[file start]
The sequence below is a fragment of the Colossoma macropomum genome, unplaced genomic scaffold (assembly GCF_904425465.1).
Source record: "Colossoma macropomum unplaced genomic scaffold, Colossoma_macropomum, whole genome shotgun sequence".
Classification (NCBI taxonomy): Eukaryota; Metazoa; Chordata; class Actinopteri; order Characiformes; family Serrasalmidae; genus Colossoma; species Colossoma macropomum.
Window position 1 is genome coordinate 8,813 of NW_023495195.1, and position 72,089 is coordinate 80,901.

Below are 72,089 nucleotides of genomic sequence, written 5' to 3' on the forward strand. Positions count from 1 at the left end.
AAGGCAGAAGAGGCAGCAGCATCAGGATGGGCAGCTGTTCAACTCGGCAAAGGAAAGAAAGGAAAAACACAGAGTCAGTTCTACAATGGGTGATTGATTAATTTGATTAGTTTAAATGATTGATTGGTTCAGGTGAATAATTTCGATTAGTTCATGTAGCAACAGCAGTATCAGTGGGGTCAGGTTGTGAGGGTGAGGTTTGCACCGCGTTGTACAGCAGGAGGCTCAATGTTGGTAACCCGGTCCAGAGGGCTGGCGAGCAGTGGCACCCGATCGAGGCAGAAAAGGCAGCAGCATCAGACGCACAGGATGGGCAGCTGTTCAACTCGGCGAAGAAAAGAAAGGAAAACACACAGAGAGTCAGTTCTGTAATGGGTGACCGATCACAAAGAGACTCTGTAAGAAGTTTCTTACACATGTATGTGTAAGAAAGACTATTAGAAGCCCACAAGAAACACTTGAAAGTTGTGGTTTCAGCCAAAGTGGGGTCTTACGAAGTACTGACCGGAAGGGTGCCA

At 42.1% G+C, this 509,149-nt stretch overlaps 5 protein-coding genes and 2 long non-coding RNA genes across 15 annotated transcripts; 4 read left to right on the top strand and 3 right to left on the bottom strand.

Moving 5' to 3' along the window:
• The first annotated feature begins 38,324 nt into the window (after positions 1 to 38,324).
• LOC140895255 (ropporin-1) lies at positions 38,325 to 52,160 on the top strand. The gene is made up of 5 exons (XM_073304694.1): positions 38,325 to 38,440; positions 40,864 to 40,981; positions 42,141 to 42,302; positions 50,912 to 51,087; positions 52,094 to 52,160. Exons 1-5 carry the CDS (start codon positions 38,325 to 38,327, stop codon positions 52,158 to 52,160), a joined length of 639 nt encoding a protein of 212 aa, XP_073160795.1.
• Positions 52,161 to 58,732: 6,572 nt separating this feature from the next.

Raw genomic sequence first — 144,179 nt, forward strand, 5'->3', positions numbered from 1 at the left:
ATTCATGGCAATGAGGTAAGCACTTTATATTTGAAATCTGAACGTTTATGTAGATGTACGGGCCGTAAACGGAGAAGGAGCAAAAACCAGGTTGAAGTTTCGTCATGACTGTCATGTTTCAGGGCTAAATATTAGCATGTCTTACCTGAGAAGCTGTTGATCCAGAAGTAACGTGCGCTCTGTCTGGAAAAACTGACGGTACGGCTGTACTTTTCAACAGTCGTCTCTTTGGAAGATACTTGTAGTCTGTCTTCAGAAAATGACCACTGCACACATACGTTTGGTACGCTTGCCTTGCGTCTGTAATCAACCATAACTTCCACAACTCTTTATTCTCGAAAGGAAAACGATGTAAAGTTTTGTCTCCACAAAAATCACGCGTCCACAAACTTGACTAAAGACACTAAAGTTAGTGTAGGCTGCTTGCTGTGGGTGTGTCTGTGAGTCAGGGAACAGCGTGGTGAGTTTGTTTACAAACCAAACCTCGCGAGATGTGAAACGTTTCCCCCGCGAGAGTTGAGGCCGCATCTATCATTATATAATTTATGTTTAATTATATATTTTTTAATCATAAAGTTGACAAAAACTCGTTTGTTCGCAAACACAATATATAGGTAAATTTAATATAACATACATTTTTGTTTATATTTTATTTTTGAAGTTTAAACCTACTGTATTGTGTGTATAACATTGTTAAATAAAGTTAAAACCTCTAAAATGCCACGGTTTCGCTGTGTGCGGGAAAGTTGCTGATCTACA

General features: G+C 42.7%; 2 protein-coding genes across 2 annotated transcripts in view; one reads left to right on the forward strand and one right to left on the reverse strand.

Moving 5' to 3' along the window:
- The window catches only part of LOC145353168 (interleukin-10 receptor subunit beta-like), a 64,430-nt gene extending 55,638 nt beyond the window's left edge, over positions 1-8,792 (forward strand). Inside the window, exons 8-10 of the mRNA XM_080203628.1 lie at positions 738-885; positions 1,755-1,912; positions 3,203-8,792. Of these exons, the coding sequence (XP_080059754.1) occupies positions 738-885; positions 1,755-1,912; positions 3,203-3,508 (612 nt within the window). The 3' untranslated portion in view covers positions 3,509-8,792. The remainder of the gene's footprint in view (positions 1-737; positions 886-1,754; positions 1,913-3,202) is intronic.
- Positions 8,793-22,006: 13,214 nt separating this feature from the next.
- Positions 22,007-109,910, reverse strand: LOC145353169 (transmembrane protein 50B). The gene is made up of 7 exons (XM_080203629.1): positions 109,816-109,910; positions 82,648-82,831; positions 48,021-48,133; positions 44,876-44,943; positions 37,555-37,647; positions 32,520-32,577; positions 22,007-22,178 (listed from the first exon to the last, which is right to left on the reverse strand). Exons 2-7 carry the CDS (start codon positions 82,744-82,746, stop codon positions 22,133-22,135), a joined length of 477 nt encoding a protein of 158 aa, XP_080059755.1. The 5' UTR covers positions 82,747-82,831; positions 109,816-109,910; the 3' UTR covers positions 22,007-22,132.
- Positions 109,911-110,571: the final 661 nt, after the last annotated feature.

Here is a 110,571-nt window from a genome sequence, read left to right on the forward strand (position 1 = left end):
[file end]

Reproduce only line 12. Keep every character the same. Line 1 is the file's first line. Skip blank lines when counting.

Raw genomic sequence first — 144,179 nt, forward strand, 5'->3', positions numbered from 1 at the left: